Serve it immediately for a softer, gelato style dessert. If you prefer a firmer ice cream, freeze it for an hour or two. This gelato is best eaten fresh, soon after it is made. The addition of protein powder to ice cream will change the texture of the ice cream if stored for long periods. It’s still lovely, but definitely at its best in the first few hours. As a result, the quantity made in this recipe will allow for 4-6 small serves or 2-3 large serves.
You really can’t tell the difference between this gelato and the original recipe, here. Because this is real gelato. I call that a win. No. I’m feeling a bit like a legend right now
Enjoy, protein peeps! Yes, yes, macros are provided below. They’re fantastic … better than fantastic … shoo, go make gelato, now!
Makes 600 grams / Serves 4 – 6 (100-150 grams per serve)
500 millilitres skim milk
10 grams fresh mint leaves (peppermint, spearmint, whatever)
2 large egg yolks
2 large eggs (59 grams in the shell)
125 grams Natvia (or similar low-calorie sweetener like Splenda, Truvia, or Nu Via)*
60 grams Micellar Casein (I used Professional Whey MPI)**
20 grams 100% chocolate, chopped
*You could use pure stevia extract for this recipe, however, I have found that it imparts an odd flavour in ice creams and prefer not to use it. If you do, start with about 1/8 teaspoon and work your way up from there. I can’t vouch for the result though. I use a granulated stevia blend for this recipe as I have found it to work extremely well in producing a good flavour and texture.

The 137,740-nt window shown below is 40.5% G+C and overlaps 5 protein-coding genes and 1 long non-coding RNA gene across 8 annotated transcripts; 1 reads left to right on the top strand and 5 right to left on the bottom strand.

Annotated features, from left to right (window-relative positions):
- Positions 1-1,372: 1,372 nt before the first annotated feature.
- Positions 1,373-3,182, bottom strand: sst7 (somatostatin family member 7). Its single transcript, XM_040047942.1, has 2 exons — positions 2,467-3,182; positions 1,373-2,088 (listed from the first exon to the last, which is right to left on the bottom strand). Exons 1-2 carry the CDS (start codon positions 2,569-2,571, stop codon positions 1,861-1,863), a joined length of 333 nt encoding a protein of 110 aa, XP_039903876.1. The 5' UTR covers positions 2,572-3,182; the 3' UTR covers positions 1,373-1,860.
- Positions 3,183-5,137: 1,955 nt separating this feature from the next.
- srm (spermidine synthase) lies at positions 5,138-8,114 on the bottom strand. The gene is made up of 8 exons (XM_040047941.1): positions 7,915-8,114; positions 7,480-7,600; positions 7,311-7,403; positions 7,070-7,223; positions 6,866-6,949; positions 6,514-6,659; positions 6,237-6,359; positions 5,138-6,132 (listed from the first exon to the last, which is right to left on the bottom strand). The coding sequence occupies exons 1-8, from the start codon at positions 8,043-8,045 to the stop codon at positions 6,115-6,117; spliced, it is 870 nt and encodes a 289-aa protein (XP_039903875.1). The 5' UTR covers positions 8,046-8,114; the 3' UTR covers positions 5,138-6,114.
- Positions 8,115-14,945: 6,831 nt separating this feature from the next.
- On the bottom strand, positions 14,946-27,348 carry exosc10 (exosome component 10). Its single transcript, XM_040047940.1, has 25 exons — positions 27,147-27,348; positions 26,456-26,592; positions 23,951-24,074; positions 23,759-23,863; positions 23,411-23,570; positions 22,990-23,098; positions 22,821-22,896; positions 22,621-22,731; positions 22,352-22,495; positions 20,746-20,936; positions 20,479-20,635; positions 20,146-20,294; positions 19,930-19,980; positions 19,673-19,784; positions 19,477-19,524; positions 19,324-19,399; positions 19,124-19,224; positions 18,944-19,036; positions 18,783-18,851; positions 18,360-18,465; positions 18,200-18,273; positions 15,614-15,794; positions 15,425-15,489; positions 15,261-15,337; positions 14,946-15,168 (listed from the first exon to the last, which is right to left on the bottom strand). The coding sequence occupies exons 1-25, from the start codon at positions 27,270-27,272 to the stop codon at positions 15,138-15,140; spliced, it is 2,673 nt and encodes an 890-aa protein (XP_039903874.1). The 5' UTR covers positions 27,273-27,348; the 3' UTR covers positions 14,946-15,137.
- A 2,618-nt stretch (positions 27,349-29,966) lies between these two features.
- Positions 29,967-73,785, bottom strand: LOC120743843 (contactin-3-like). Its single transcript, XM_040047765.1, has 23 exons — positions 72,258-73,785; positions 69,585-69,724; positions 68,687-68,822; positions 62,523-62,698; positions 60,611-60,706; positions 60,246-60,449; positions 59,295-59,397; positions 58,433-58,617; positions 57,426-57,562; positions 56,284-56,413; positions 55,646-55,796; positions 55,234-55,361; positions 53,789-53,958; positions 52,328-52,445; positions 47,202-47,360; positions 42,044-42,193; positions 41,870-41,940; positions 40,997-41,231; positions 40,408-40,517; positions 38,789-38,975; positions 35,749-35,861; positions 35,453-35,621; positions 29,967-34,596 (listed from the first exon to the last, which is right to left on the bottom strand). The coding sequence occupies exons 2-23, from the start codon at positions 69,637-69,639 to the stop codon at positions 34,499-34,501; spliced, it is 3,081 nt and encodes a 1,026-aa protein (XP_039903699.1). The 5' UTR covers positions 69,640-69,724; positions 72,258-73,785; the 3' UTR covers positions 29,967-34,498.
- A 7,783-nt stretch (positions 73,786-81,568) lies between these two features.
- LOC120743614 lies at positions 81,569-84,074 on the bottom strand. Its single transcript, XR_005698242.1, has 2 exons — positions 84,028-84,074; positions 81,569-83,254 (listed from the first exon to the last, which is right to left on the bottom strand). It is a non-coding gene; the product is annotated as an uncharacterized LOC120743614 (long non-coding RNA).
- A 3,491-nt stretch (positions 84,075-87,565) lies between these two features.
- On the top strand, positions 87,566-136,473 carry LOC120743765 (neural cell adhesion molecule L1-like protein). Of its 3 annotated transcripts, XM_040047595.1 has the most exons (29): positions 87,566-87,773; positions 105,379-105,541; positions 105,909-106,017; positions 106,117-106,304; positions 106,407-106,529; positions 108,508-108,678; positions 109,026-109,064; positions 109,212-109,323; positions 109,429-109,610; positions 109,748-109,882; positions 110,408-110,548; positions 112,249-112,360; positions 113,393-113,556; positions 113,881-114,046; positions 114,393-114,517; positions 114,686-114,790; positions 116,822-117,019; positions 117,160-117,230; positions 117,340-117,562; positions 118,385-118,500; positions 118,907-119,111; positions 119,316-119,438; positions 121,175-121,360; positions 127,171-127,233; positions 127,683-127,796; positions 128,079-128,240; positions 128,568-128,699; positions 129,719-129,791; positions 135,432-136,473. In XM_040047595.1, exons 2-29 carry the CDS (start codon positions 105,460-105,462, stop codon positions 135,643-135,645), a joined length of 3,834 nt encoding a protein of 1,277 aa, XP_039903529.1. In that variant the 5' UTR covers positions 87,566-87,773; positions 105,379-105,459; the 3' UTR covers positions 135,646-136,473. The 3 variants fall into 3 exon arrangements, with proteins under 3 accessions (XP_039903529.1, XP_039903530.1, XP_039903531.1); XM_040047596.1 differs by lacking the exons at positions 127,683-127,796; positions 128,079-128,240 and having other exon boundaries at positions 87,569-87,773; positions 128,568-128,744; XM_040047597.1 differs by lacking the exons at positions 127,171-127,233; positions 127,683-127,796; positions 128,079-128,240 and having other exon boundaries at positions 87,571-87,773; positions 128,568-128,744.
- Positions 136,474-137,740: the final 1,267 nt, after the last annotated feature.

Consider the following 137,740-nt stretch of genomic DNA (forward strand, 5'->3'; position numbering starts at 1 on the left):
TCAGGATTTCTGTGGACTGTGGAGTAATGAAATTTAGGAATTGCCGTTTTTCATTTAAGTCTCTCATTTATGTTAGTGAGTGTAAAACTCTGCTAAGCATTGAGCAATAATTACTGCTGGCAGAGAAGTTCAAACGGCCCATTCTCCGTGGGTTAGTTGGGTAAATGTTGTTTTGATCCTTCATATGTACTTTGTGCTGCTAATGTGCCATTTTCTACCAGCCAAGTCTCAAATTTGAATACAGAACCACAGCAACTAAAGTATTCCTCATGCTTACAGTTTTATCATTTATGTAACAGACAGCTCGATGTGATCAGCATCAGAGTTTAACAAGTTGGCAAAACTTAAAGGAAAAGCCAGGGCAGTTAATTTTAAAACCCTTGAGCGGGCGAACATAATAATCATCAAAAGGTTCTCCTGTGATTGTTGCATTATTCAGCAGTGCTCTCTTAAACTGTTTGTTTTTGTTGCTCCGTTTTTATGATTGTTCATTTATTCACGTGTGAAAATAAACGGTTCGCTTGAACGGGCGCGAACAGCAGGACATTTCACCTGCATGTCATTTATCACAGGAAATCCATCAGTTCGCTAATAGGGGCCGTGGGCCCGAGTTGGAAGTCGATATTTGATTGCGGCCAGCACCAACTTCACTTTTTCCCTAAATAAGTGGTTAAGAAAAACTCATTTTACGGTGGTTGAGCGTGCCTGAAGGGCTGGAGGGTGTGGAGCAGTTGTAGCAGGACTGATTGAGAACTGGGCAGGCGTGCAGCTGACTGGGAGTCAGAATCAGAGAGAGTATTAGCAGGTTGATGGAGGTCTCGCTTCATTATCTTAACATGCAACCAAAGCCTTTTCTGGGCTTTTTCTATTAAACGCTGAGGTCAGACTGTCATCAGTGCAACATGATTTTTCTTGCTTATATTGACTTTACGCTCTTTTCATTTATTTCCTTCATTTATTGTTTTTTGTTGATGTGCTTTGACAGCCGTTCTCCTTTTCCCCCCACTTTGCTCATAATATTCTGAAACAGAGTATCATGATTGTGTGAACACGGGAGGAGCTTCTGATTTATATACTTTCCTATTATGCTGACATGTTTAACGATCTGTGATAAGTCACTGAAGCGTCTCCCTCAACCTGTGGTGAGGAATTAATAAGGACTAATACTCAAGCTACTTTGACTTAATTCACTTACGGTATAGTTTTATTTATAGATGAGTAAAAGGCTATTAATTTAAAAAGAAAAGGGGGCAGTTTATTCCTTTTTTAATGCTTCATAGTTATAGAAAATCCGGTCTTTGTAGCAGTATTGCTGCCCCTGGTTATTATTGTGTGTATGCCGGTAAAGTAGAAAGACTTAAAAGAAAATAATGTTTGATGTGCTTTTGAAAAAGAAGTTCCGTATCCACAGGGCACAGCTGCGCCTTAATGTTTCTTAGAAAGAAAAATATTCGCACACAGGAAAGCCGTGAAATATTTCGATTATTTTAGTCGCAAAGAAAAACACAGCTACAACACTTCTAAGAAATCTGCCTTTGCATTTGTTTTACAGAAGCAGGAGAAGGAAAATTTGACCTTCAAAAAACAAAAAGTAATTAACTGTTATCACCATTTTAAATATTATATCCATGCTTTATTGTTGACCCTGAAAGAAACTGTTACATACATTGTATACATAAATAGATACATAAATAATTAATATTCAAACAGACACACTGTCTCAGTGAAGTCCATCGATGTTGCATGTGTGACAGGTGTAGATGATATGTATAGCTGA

**I use unflavoured casein. If you prefer to use a mint or choc-mint flavoured casein, go right ahead! Remember, though, that flavoured protein powder will have gums and sweetener added. The gums will add to the texture of the ice cream, which is good. You will have to adjust down the amount of sweetener you add though.
The first step is to infuse the milk with the mint. I prefer an overnight infusion, but you will get a great flavour in a minimum of about two hours. Wash the mint leaves if required and gently pat dry on paper towels or a clean dish towel. Place into a bowl or jug and pour over the milk. Cover with cling film and refrigerate for a minimum of two hours and up to eight hours or overnight.
Combine the egg yolks, eggs, and sweetener in a bowl and whisk until light and creamy. Transfer the milk and mint mixture to a saucepan over a low to medium heat. Bring to simmering point and then slowly strain the mixture into the egg mixture, whisking continuously. This can be tricky so you might find it easier to strain the cream into a jug or container and then add it in a slow stream to the eggs as you whisk.
Place the custard back into the saucepan and cook over a low heat until the custard thickens slightly. Stir continuously and do not allow the mixture to boil. I prefer to use a whisk for this as it helps prevent lumps forming as I whisk. The custard will not thicken a great deal if using skim milk but this is OK.